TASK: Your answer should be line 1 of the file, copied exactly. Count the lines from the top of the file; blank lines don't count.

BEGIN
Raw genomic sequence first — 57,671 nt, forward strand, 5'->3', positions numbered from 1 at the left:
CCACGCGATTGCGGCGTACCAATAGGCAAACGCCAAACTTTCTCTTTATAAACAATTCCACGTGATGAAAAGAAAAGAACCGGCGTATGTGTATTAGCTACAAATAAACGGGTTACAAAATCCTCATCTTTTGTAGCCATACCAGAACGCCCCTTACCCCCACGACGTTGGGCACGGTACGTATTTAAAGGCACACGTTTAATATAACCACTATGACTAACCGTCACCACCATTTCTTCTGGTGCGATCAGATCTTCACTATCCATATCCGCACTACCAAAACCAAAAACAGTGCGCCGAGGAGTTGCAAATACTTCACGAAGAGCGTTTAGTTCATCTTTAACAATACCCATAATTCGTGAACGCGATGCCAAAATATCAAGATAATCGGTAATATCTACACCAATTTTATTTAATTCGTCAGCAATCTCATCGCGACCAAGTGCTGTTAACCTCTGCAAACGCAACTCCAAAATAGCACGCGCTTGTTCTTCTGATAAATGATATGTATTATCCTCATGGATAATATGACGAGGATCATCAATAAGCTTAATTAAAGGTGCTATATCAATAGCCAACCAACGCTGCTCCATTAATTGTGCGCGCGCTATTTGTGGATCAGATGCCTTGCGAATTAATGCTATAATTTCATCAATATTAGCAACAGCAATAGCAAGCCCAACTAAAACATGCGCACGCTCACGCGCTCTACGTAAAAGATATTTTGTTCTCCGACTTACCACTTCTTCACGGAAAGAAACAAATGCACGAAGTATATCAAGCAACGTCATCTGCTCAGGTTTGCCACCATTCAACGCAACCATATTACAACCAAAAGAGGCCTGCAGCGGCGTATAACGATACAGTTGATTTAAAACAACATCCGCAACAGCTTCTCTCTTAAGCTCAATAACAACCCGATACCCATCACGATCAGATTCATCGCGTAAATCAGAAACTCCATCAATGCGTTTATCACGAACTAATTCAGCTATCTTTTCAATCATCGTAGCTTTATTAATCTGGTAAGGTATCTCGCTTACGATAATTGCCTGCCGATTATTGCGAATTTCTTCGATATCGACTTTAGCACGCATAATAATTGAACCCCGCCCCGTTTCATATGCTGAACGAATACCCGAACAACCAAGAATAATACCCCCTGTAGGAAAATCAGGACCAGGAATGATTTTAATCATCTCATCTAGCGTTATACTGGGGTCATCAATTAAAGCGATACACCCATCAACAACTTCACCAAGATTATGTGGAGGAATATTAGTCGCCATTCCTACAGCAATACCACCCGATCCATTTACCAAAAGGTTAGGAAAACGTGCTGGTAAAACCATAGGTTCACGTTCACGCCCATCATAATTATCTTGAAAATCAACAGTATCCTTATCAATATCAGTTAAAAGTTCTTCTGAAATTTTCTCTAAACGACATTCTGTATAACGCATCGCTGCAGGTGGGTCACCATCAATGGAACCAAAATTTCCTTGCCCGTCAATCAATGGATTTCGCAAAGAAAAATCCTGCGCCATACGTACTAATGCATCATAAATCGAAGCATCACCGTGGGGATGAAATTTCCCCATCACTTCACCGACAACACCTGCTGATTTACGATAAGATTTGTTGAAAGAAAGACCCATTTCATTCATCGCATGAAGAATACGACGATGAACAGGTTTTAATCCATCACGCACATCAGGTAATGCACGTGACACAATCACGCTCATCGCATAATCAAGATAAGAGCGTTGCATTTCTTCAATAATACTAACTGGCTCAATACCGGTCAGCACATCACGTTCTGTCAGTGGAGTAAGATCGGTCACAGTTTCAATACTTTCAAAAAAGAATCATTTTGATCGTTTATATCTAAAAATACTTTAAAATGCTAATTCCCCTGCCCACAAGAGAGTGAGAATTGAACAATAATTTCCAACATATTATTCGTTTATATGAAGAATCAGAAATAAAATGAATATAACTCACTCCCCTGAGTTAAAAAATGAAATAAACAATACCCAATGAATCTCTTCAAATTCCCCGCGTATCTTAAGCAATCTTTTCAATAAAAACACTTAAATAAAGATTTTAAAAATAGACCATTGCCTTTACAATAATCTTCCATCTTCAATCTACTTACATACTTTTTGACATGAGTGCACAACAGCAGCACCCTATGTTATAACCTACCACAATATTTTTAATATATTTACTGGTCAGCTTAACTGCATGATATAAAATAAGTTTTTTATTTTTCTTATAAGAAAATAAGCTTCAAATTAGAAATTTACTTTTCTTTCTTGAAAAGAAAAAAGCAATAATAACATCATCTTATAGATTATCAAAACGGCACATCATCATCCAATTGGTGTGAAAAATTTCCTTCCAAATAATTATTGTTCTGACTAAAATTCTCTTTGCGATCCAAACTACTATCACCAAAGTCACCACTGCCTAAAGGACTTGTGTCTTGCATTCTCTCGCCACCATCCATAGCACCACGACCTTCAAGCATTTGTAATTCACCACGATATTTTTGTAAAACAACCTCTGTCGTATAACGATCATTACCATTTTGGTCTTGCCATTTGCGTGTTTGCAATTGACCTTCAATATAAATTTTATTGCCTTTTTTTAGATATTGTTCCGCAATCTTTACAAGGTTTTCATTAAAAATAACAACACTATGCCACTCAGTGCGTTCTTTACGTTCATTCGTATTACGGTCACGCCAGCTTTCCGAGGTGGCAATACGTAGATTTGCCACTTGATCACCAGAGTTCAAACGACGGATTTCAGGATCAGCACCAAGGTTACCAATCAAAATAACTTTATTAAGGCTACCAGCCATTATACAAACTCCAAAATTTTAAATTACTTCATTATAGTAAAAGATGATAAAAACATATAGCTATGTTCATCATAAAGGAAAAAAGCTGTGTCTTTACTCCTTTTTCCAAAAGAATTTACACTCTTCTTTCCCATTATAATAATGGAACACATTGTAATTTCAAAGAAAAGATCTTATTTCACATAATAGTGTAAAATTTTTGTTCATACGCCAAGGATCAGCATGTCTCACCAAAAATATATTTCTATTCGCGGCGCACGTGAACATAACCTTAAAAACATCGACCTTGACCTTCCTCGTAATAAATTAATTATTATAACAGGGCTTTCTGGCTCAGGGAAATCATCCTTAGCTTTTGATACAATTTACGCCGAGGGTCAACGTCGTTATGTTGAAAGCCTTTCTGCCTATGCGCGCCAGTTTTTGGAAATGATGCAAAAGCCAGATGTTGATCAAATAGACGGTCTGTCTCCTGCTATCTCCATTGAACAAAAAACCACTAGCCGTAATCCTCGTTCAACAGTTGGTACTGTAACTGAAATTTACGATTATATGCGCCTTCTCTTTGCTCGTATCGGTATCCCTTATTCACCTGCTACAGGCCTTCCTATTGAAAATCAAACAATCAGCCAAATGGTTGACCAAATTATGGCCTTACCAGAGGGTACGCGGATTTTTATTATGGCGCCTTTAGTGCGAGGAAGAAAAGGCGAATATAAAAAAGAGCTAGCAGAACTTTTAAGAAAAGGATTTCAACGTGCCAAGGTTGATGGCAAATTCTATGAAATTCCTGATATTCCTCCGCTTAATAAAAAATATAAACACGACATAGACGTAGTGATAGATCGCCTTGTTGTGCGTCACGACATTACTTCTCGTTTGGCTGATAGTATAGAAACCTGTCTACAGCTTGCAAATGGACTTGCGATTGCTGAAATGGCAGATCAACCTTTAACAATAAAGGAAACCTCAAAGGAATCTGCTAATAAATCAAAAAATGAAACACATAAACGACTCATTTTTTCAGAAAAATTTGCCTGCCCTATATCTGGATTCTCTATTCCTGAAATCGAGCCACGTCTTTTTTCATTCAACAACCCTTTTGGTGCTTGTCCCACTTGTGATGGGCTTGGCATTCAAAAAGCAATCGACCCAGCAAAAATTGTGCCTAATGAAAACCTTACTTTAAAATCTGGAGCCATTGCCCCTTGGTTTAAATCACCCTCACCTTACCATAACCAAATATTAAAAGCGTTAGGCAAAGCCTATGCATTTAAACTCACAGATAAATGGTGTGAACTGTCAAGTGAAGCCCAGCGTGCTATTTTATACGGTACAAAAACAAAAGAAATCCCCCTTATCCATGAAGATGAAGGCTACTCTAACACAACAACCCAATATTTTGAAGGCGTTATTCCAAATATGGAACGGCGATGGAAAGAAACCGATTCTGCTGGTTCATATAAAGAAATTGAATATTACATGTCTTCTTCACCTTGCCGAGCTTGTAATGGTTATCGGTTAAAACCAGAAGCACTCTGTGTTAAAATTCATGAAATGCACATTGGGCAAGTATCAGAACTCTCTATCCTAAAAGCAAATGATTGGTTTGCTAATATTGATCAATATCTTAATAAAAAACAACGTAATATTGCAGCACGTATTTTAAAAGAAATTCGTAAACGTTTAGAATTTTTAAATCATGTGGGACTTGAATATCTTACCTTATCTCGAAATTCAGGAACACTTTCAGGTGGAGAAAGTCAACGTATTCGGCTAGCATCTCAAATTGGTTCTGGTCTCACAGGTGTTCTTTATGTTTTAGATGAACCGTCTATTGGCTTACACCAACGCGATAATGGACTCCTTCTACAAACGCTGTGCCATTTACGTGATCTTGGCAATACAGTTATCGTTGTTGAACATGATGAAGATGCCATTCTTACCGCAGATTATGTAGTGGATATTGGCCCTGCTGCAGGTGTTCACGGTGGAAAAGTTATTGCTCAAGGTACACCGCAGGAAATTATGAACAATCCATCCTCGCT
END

Raw genomic sequence first — 57,671 nt, forward strand, 5'->3', positions numbered from 1 at the left: